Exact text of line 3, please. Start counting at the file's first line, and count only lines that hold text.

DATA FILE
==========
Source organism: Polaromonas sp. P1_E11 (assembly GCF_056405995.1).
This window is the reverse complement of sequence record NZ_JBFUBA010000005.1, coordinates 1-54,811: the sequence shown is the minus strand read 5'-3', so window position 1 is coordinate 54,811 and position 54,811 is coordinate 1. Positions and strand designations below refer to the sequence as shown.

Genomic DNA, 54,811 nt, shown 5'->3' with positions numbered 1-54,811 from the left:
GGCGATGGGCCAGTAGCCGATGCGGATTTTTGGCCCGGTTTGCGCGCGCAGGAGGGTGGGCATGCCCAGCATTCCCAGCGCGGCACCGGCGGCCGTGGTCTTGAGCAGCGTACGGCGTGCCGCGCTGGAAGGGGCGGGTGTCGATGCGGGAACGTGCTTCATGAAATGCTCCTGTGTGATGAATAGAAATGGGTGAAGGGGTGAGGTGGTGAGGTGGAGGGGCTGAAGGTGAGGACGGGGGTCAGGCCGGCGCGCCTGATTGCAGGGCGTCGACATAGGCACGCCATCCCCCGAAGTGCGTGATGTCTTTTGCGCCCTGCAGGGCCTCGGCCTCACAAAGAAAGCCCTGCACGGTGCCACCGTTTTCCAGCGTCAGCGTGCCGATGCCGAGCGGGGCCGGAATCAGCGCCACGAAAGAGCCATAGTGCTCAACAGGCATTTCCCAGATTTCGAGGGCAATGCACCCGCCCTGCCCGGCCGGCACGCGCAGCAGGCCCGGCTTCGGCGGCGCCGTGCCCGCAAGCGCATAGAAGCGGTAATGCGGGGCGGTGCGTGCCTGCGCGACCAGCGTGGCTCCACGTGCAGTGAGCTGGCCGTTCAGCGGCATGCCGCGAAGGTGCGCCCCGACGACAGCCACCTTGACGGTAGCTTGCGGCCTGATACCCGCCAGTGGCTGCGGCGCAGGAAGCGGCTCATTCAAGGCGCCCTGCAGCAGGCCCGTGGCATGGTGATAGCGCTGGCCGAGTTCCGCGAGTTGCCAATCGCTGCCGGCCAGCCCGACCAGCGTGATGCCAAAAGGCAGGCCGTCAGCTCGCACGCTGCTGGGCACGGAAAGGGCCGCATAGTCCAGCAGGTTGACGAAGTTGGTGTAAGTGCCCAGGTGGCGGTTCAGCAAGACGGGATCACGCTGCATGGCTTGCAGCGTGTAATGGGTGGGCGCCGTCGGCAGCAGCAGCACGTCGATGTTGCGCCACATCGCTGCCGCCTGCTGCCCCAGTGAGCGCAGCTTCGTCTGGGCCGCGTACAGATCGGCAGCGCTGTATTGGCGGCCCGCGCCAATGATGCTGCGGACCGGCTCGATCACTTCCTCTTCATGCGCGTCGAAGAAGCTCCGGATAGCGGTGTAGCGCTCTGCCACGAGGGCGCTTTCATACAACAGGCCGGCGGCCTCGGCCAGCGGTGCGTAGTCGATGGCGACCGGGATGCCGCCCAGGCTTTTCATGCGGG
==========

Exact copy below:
Genomic DNA, 54,811 nt, shown 5'->3' with positions numbered 1-54,811 from the left: